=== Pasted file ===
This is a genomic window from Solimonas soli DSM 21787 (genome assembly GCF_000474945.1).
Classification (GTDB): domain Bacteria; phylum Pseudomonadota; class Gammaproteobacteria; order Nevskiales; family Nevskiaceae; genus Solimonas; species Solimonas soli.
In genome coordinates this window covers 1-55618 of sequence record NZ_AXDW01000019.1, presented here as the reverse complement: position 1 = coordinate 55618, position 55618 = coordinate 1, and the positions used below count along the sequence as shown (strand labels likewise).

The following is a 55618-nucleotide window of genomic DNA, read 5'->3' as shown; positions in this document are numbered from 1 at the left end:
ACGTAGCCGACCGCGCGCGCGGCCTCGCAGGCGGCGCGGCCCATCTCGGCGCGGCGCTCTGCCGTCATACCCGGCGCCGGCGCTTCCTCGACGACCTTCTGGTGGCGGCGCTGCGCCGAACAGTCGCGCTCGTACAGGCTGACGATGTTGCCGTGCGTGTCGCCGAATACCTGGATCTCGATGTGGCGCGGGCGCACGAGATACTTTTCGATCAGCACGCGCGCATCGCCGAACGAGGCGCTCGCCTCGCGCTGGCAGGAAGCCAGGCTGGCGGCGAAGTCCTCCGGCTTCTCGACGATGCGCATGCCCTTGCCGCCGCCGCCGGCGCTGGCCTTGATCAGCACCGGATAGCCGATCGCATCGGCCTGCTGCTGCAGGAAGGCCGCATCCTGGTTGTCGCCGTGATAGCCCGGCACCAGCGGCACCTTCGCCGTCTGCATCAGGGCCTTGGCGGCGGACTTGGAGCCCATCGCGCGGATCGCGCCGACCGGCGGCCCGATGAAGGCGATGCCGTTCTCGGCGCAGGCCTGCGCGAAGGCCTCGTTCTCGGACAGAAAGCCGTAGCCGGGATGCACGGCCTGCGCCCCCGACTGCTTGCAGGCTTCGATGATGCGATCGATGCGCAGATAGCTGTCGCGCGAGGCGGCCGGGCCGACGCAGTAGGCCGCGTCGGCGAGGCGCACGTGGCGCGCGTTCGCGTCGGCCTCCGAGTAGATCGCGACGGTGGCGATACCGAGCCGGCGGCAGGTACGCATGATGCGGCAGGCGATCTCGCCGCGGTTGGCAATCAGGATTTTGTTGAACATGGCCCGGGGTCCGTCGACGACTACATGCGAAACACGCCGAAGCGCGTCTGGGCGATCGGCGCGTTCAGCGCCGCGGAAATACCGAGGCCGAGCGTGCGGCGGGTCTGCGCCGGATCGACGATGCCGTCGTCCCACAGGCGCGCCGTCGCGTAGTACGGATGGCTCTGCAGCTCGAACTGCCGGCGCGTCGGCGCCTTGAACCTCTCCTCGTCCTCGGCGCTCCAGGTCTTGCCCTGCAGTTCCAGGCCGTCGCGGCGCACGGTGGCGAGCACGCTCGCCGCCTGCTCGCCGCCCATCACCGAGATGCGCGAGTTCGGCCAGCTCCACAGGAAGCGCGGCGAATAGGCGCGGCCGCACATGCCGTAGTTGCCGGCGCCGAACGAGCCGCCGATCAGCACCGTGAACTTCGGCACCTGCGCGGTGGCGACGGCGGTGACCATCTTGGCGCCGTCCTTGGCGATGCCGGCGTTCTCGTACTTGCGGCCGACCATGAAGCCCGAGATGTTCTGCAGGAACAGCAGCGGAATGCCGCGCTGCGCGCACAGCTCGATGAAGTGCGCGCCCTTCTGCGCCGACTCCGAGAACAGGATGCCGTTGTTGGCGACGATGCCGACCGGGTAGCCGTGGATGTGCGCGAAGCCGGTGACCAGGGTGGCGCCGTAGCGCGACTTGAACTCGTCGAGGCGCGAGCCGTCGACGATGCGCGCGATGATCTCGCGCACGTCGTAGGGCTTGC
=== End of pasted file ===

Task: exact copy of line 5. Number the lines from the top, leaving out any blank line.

ACGTAGCCGACCGCGCGCGCGGCCTCGCAGGCGGCGCGGCCCATCTCGGCGCGGCGCTCTGCCGTCATACCCGGCGCCGGCGCTTCCTCGACGACCTTCTGGTGGCGGCGCTGCGCCGAACAGTCGCGCTCGTACAGGCTGACGATGTTGCCGTGCGTGTCGCCGAATACCTGGATCTCGATGTGGCGCGGGCGCACGAGATACTTTTCGATCAGCACGCGCGCATCGCCGAACGAGGCGCTCGCCTCGCGCTGGCAGGAAGCCAGGCTGGCGGCGAAGTCCTCCGGCTTCTCGACGATGCGCATGCCCTTGCCGCCGCCGCCGGCGCTGGCCTTGATCAGCACCGGATAGCCGATCGCATCGGCCTGCTGCTGCAGGAAGGCCGCATCCTGGTTGTCGCCGTGATAGCCCGGCACCAGCGGCACCTTCGCCGTCTGCATCAGGGCCTTGGCGGCGGACTTGGAGCCCATCGCGCGGATCGCGCCGACCGGCGGCCCGATGAAGGCGATGCCGTTCTCGGCGCAGGCCTGCGCGAAGGCCTCGTTCTCGGACAGAAAGCCGTAGCCGGGATGCACGGCCTGCGCCCCCGACTGCTTGCAGGCTTCGATGATGCGATCGATGCGCAGATAGCTGTCGCGCGAGGCGGCCGGGCCGACGCAGTAGGCCGCGTCGGCGAGGCGCACGTGGCGCGCGTTCGCGTCGGCCTCCGAGTAGATCGCGACGGTGGCGATACCGAGCCGGCGGCAGGTACGCATGATGCGGCAGGCGATCTCGCCGCGGTTGGCAATCAGGATTTTGTTGAACATGGCCCGGGGTCCGTCGACGACTACATGCGAAACACGCCGAAGCGCGTCTGGGCGATCGGCGCGTTCAGCGCCGCGGAAATACCGAGGCCGAGCGTGCGGCGGGTCTGCGCCGGATCGACGATGCCGTCGTCCCACAGGCGCGCCGTCGCGTAGTACGGATGGCTCTGCAGCTCGAACTGCCGGCGCGTCGGCGCCTTGAACCTCTCCTCGTCCTCGGCGCTCCAGGTCTTGCCCTGCAGTTCCAGGCCGTCGCGGCGCACGGTGGCGAGCACGCTCGCCGCCTGCTCGCCGCCCATCACCGAGATGCGCGAGTTCGGCCAGCTCCACAGGAAGCGCGGCGAATAGGCGCGGCCGCACATGCCGTAGTTGCCGGCGCCGAACGAGCCGCCGATCAGCACCGTGAACTTCGGCACCTGCGCGGTGGCGACGGCGGTGACCATCTTGGCGCCGTCCTTGGCGATGCCGGCGTTCTCGTACTTGCGGCCGACCATGAAGCCCGAGATGTTCTGCAGGAACAGCAGCGGAATGCCGCGCTGCGCGCACAGCTCGATGAAGTGCGCGCCCTTCTGCGCCGACTCCGAGAACAGGATGCCGTTGTTGGCGACGATGCCGACCGGGTAGCCGTGGATGTGCGCGAAGCCGGTGACCAGGGTGGCGCCGTAGCGCGACTTGAACTCGTCGAGGCGCGAGCCGTCGACGATGCGCGCGATGATCTCGCGCACGTCGTAGGGCTTGC